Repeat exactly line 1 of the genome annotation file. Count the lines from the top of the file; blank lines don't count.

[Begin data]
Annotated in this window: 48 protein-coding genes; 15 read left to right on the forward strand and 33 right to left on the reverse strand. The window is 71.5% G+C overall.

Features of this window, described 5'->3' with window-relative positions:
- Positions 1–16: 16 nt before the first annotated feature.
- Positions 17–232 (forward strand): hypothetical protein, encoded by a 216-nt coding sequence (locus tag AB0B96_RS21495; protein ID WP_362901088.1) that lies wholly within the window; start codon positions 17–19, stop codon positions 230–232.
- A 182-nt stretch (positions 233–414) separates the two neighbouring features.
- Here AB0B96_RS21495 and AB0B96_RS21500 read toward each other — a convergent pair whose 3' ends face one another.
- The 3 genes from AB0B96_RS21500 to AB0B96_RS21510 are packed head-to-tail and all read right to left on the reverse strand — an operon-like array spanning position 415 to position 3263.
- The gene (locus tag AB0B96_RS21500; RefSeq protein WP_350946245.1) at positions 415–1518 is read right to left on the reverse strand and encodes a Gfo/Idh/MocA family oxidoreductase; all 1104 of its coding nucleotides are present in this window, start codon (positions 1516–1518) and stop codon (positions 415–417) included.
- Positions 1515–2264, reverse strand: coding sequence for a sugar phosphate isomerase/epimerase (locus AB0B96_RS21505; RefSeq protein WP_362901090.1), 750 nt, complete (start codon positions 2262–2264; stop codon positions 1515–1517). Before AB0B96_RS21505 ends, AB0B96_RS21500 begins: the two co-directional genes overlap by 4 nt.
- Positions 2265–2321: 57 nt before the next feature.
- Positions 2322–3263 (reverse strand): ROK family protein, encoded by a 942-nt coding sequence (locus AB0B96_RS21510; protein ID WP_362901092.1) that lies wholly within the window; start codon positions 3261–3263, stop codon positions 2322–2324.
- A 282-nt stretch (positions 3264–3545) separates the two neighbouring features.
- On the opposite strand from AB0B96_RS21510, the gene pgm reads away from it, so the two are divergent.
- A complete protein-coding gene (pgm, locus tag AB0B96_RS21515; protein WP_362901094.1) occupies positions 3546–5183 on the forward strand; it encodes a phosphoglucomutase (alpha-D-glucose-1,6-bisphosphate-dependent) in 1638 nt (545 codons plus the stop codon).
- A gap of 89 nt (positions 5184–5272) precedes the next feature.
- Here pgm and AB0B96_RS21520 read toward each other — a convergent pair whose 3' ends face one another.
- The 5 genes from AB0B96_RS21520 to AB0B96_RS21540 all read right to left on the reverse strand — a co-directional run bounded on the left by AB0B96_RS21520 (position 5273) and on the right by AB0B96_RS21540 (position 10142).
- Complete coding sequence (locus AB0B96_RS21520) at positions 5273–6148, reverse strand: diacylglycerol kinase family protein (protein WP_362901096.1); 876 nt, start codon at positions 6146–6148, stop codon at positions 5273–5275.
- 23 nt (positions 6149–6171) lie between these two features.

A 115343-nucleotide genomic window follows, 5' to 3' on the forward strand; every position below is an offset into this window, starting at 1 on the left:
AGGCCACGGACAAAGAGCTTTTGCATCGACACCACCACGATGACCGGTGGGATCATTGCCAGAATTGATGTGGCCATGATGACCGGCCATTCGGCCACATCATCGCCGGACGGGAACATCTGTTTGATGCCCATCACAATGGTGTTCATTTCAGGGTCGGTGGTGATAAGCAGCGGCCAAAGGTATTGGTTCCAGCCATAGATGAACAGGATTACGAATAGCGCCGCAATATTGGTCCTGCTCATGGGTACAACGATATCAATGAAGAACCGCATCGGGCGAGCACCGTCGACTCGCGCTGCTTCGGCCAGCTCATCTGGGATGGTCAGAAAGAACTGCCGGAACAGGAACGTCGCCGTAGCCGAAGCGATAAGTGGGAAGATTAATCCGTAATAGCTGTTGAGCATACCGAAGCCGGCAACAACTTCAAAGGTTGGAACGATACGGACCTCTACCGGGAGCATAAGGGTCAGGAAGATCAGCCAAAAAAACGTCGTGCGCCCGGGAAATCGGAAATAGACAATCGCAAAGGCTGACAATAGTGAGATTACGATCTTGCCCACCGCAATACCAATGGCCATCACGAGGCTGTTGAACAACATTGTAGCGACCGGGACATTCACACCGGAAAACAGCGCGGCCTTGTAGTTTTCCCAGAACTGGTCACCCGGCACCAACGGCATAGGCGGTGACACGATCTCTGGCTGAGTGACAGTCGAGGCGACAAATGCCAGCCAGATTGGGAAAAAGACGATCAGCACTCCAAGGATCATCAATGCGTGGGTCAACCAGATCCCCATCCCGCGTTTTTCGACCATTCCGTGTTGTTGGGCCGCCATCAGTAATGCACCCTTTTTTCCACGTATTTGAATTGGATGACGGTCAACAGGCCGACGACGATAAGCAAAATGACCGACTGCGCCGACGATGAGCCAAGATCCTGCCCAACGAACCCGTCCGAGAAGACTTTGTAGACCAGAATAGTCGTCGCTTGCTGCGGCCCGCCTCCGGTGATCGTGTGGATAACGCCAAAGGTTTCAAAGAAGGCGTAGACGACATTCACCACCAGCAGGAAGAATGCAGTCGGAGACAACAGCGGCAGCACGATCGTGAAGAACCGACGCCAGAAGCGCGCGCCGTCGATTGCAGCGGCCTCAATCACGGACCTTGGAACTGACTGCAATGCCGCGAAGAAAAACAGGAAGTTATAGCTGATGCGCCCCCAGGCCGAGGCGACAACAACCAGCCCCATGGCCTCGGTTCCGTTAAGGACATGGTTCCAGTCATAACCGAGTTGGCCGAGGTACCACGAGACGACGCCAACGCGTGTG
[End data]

Annotated in this window: 48 protein-coding genes; 15 read left to right on the forward strand and 33 right to left on the reverse strand. The window is 71.5% G+C overall.